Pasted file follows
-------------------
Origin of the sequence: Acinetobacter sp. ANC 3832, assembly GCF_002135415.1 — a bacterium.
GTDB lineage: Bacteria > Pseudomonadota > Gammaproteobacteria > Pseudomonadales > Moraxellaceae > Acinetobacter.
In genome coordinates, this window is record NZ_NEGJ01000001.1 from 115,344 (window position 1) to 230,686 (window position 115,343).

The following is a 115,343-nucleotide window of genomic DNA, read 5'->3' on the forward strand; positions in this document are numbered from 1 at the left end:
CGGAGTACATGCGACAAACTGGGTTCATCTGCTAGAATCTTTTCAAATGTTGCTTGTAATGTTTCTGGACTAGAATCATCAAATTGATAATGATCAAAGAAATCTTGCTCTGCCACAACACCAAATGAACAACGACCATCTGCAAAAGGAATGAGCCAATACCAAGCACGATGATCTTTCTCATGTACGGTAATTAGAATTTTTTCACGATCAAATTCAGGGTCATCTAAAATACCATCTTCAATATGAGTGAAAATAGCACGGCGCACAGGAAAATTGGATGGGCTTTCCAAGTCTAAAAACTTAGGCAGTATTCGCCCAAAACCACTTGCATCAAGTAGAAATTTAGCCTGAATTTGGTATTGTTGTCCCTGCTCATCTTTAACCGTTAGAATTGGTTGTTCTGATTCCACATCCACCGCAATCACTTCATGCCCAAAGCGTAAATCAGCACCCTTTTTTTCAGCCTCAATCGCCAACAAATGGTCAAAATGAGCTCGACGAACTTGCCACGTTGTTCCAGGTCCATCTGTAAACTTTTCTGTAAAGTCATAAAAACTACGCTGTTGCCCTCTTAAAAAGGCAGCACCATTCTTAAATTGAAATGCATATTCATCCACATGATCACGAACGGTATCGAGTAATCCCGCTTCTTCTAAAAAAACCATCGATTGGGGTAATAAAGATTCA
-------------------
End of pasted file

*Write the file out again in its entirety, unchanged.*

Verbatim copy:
Origin of the sequence: Acinetobacter sp. ANC 3832, assembly GCF_002135415.1 — a bacterium.
GTDB lineage: Bacteria > Pseudomonadota > Gammaproteobacteria > Pseudomonadales > Moraxellaceae > Acinetobacter.
In genome coordinates, this window is record NZ_NEGJ01000001.1 from 115,344 (window position 1) to 230,686 (window position 115,343).

The following is a 115,343-nucleotide window of genomic DNA, read 5'->3' on the forward strand; positions in this document are numbered from 1 at the left end:
CGGAGTACATGCGACAAACTGGGTTCATCTGCTAGAATCTTTTCAAATGTTGCTTGTAATGTTTCTGGACTAGAATCATCAAATTGATAATGATCAAAGAAATCTTGCTCTGCCACAACACCAAATGAACAACGACCATCTGCAAAAGGAATGAGCCAATACCAAGCACGATGATCTTTCTCATGTACGGTAATTAGAATTTTTTCACGATCAAATTCAGGGTCATCTAAAATACCATCTTCAATATGAGTGAAAATAGCACGGCGCACAGGAAAATTGGATGGGCTTTCCAAGTCTAAAAACTTAGGCAGTATTCGCCCAAAACCACTTGCATCAAGTAGAAATTTAGCCTGAATTTGGTATTGTTGTCCCTGCTCATCTTTAACCGTTAGAATTGGTTGTTCTGATTCCACATCCACCGCAATCACTTCATGCCCAAAGCGTAAATCAGCACCCTTTTTTTCAGCCTCAATCGCCAACAAATGGTCAAAATGAGCTCGACGAACTTGCCACGTTGTTCCAGGTCCATCTGTAAACTTTTCTGTAAAGTCATAAAAACTACGCTGTTGCCCTCTTAAAAAGGCAGCACCATTCTTAAATTGAAATGCATATTCATCCACATGATCACGAACGGTATCGAGTAATCCCGCTTCTTCTAAAAAAACCATCGATTGGGGTAATAAAGATTCA